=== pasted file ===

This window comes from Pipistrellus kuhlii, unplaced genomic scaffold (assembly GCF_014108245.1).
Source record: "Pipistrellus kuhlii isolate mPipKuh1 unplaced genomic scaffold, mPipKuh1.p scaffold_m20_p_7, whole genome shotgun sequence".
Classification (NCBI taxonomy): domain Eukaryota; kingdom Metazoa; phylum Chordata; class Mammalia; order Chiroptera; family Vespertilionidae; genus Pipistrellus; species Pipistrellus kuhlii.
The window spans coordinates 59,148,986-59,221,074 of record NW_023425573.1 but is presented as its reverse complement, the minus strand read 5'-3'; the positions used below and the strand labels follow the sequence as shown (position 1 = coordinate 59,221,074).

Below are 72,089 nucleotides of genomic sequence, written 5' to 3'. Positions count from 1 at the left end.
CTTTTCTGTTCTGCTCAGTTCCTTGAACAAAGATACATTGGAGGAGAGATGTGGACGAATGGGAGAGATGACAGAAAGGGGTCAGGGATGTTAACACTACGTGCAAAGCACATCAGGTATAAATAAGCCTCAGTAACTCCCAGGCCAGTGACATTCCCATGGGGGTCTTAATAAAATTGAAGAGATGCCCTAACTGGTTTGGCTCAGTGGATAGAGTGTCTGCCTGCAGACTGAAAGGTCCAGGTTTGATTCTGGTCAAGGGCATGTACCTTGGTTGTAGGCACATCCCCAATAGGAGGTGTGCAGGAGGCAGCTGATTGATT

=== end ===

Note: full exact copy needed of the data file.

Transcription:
This window comes from Pipistrellus kuhlii, unplaced genomic scaffold (assembly GCF_014108245.1).
Source record: "Pipistrellus kuhlii isolate mPipKuh1 unplaced genomic scaffold, mPipKuh1.p scaffold_m20_p_7, whole genome shotgun sequence".
Classification (NCBI taxonomy): domain Eukaryota; kingdom Metazoa; phylum Chordata; class Mammalia; order Chiroptera; family Vespertilionidae; genus Pipistrellus; species Pipistrellus kuhlii.
The window spans coordinates 59,148,986-59,221,074 of record NW_023425573.1 but is presented as its reverse complement, the minus strand read 5'-3'; the positions used below and the strand labels follow the sequence as shown (position 1 = coordinate 59,221,074).

Below are 72,089 nucleotides of genomic sequence, written 5' to 3'. Positions count from 1 at the left end.
CTTTTCTGTTCTGCTCAGTTCCTTGAACAAAGATACATTGGAGGAGAGATGTGGACGAATGGGAGAGATGACAGAAAGGGGTCAGGGATGTTAACACTACGTGCAAAGCACATCAGGTATAAATAAGCCTCAGTAACTCCCAGGCCAGTGACATTCCCATGGGGGTCTTAATAAAATTGAAGAGATGCCCTAACTGGTTTGGCTCAGTGGATAGAGTGTCTGCCTGCAGACTGAAAGGTCCAGGTTTGATTCTGGTCAAGGGCATGTACCTTGGTTGTAGGCACATCCCCAATAGGAGGTGTGCAGGAGGCAGCTGATTGATT